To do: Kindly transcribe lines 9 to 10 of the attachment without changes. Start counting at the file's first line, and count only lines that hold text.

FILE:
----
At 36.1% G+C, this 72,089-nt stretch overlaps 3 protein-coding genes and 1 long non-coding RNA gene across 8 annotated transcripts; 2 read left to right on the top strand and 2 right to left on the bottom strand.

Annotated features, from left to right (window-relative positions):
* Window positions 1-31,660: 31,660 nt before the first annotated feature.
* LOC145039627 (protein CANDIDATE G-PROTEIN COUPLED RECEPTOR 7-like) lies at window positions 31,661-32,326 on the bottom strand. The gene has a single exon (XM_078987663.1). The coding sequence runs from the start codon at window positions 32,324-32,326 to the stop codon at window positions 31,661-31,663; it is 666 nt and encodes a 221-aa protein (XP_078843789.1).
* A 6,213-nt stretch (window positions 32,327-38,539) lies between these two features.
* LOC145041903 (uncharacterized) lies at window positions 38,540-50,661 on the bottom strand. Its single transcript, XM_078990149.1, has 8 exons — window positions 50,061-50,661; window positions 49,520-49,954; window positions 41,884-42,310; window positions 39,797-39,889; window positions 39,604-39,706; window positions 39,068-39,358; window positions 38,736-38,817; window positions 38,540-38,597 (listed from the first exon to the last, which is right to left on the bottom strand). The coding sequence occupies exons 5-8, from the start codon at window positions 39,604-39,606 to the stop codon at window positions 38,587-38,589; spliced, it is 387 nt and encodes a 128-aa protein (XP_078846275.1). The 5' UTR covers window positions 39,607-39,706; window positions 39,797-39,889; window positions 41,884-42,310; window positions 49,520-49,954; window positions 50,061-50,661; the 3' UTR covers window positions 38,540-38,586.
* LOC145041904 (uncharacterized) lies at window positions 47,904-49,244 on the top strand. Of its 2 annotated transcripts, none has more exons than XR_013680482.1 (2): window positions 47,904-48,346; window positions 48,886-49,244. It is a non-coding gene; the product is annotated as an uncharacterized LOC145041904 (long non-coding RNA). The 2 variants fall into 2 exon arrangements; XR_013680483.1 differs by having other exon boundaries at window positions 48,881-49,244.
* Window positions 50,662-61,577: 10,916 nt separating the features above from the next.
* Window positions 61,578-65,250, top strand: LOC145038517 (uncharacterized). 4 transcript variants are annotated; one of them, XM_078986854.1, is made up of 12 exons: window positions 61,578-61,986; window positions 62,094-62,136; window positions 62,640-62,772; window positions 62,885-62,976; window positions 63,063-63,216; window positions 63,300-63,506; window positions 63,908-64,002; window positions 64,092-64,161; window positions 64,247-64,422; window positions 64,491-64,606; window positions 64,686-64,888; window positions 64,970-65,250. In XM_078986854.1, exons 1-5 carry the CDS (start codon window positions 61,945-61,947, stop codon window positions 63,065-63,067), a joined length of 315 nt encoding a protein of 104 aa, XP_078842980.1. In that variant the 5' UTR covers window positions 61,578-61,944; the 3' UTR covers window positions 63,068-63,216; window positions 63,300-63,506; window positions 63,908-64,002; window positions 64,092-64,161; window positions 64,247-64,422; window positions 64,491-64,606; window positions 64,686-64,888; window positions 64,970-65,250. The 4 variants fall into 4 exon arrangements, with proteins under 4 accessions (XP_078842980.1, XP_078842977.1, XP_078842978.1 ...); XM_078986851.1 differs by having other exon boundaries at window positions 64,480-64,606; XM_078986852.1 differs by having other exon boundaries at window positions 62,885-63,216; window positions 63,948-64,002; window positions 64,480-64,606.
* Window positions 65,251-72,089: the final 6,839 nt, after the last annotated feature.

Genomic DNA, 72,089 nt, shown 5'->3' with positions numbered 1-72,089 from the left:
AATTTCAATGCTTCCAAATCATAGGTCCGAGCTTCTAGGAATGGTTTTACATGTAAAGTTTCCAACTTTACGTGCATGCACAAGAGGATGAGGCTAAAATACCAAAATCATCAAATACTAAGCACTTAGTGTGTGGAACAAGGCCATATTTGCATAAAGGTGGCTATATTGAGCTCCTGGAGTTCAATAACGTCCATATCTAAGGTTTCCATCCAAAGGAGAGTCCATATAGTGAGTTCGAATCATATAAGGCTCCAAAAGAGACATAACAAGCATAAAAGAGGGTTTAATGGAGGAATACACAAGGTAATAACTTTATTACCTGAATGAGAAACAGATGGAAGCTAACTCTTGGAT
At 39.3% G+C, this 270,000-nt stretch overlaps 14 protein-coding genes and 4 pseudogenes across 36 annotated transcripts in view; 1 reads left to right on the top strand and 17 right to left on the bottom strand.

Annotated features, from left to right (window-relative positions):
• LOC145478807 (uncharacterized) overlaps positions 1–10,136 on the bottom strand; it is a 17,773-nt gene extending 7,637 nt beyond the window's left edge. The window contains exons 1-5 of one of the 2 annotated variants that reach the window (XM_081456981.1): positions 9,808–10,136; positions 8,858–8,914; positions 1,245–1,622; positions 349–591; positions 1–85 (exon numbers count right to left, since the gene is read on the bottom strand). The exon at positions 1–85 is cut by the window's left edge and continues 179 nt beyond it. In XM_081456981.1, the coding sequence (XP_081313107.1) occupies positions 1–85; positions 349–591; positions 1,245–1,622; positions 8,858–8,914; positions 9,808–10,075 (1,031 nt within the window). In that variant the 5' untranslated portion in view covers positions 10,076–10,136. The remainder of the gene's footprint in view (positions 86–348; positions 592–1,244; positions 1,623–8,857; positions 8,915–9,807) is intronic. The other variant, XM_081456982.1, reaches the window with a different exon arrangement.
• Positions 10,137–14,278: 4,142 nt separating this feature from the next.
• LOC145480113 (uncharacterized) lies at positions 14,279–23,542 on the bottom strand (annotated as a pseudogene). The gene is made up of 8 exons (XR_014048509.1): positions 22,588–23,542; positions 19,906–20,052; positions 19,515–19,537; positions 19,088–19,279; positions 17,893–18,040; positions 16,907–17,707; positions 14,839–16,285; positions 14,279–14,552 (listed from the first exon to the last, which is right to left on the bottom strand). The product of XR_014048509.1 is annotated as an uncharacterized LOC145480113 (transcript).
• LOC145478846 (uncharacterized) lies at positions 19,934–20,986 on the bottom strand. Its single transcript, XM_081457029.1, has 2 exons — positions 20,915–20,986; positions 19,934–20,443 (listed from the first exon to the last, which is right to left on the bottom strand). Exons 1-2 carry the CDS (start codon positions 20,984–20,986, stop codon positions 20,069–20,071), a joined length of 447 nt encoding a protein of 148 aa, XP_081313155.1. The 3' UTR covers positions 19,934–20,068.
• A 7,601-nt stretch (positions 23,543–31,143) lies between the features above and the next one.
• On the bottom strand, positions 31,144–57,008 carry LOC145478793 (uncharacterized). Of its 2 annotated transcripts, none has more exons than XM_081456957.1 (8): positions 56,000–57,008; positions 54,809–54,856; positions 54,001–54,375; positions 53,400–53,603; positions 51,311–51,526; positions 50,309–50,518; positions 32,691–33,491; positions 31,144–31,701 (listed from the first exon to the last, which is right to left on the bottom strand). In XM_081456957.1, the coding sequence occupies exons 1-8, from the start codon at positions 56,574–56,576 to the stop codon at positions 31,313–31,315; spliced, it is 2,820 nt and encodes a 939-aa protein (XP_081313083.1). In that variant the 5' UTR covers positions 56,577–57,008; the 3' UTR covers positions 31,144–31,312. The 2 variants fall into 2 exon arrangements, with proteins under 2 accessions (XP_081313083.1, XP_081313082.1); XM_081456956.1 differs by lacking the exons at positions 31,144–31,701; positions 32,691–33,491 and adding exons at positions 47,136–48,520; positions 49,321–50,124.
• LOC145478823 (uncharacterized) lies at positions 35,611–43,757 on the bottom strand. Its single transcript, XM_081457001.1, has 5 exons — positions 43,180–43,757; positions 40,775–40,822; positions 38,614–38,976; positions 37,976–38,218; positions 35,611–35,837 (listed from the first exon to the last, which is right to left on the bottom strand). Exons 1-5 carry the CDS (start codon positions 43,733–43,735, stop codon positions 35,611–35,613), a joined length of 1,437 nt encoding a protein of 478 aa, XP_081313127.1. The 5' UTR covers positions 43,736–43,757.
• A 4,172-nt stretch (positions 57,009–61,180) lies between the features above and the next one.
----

* Window positions 61,578-65,250, top strand: LOC145038517 (uncharacterized). 4 transcript variants are annotated; one of them, XM_078986854.1, is made up of 12 exons: window positions 61,578-61,986; window positions 62,094-62,136; window positions 62,640-62,772; window positions 62,885-62,976; window positions 63,063-63,216; window positions 63,300-63,506; window positions 63,908-64,002; window positions 64,092-64,161; window positions 64,247-64,422; window positions 64,491-64,606; window positions 64,686-64,888; window positions 64,970-65,250. In XM_078986854.1, exons 1-5 carry the CDS (start codon window positions 61,945-61,947, stop codon window positions 63,065-63,067), a joined length of 315 nt encoding a protein of 104 aa, XP_078842980.1. In that variant the 5' UTR covers window positions 61,578-61,944; the 3' UTR covers window positions 63,068-63,216; window positions 63,300-63,506; window positions 63,908-64,002; window positions 64,092-64,161; window positions 64,247-64,422; window positions 64,491-64,606; window positions 64,686-64,888; window positions 64,970-65,250. The 4 variants fall into 4 exon arrangements, with proteins under 4 accessions (XP_078842980.1, XP_078842977.1, XP_078842978.1 ...); XM_078986851.1 differs by having other exon boundaries at window positions 64,480-64,606; XM_078986852.1 differs by having other exon boundaries at window positions 62,885-63,216; window positions 63,948-64,002; window positions 64,480-64,606.
* Window positions 65,251-72,089: the final 6,839 nt, after the last annotated feature.